By Armond Budish and Deborah Vesy, guest columnists for Crain's Cleveland Business
It is the most frustrating economic problem in our region, and it's been a problem for as long as most of us can remember.
On the one side, we have hundreds of employers with well-paying jobs that go unfilled because job seekers lack the necessary credentials. On the other side is a large population of residents who want to work and support themselves and their families but who don't have the right skills, credentials and experience to get out of the low-paying-job rut and onto a career pathway that will yield family sustaining wages.
This skills gap is holding back our region's ability to grow and thrive and leaving too many people in or on the edge of poverty with dim prospects for the future. It's a critical factor in our ability to attract new businesses and keep existing businesses investing here. Addressing it effectively creates an important opportunity to accelerate economic growth in Greater Cleveland.
Yes, we have several robust nonprofits and government programs focused on workforce development, but employers tell us the efforts are not organized in a way that enables them to collectively talk about their needs or provide them with a reliable pipeline of skilled, qualified and ready to work talent. It's hit or miss. Yes, a growing number of students are graduating with certificates, degrees and job-readiness credentials, but they are insufficient in number to meet employer demand, don't quite have the skills that employers need or don't have clear and actionable pathways to true careers. They also struggle to navigate through the multiple, but often disconnected, available programs. And yes, there are a number of organizations funding workforce training, but they are not coordinated, with each going their own way.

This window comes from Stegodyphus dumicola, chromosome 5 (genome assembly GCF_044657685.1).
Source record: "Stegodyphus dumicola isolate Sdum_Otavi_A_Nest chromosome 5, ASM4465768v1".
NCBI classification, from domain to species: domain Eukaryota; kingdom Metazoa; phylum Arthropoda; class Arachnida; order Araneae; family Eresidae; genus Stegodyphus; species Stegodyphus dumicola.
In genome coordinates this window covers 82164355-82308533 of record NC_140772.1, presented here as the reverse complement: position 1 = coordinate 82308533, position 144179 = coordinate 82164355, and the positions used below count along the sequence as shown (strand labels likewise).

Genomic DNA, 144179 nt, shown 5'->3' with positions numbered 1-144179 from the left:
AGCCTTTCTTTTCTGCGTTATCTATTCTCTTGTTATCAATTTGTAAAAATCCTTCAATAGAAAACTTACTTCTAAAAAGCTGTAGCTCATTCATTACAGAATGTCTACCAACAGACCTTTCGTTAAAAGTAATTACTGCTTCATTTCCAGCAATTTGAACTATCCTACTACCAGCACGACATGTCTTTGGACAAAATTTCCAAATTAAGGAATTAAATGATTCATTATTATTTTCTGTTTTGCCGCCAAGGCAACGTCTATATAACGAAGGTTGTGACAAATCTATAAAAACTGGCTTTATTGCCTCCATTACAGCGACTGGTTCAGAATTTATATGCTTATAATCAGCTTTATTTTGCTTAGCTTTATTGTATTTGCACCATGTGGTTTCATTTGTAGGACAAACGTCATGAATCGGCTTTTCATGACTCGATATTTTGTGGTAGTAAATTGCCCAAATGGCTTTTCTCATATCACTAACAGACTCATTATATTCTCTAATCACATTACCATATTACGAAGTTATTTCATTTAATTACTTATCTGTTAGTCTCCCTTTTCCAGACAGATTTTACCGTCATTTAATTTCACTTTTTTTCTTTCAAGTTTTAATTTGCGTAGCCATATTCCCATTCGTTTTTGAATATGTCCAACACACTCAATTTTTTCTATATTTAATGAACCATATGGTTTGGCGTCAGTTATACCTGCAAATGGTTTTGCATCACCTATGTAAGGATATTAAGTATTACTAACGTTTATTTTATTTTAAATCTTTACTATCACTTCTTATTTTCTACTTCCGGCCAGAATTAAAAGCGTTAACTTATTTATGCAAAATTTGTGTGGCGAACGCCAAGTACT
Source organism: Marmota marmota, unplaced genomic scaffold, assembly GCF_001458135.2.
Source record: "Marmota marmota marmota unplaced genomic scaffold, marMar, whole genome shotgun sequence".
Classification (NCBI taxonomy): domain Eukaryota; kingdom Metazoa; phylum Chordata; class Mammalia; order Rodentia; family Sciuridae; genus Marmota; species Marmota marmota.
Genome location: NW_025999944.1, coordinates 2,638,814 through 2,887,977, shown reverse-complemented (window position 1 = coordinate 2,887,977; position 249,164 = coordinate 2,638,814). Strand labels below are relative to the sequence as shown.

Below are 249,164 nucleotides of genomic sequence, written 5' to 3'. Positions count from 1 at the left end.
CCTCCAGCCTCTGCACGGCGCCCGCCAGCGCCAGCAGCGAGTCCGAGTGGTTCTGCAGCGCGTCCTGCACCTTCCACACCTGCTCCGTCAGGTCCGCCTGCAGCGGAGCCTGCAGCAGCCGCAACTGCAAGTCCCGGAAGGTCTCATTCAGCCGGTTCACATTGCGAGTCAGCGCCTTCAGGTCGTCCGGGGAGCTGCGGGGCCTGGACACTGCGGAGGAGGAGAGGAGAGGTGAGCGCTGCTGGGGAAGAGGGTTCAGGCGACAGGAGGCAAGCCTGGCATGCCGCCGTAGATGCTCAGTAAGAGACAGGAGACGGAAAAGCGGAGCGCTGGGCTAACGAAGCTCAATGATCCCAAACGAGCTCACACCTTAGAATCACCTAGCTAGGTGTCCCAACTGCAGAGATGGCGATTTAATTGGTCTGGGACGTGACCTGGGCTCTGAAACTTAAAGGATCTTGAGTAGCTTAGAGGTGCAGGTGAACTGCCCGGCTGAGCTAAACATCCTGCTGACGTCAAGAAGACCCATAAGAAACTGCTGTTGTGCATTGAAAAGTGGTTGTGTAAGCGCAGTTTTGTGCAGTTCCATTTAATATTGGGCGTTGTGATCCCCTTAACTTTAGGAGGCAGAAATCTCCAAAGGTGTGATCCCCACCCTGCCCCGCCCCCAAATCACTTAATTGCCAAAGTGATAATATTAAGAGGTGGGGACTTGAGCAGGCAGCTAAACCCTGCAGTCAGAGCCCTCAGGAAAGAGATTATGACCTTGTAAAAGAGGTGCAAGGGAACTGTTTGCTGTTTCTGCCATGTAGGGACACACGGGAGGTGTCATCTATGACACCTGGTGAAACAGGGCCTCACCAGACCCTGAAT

A report commissioned by the Cuyahoga County Workforce Funders Group noted that the most in-demand sectors in our area are manufacturing, health care and information technology (IT). There is tremendous opportunity to connect people to good-paying jobs in these significant industries, and it will require a systemic effort.
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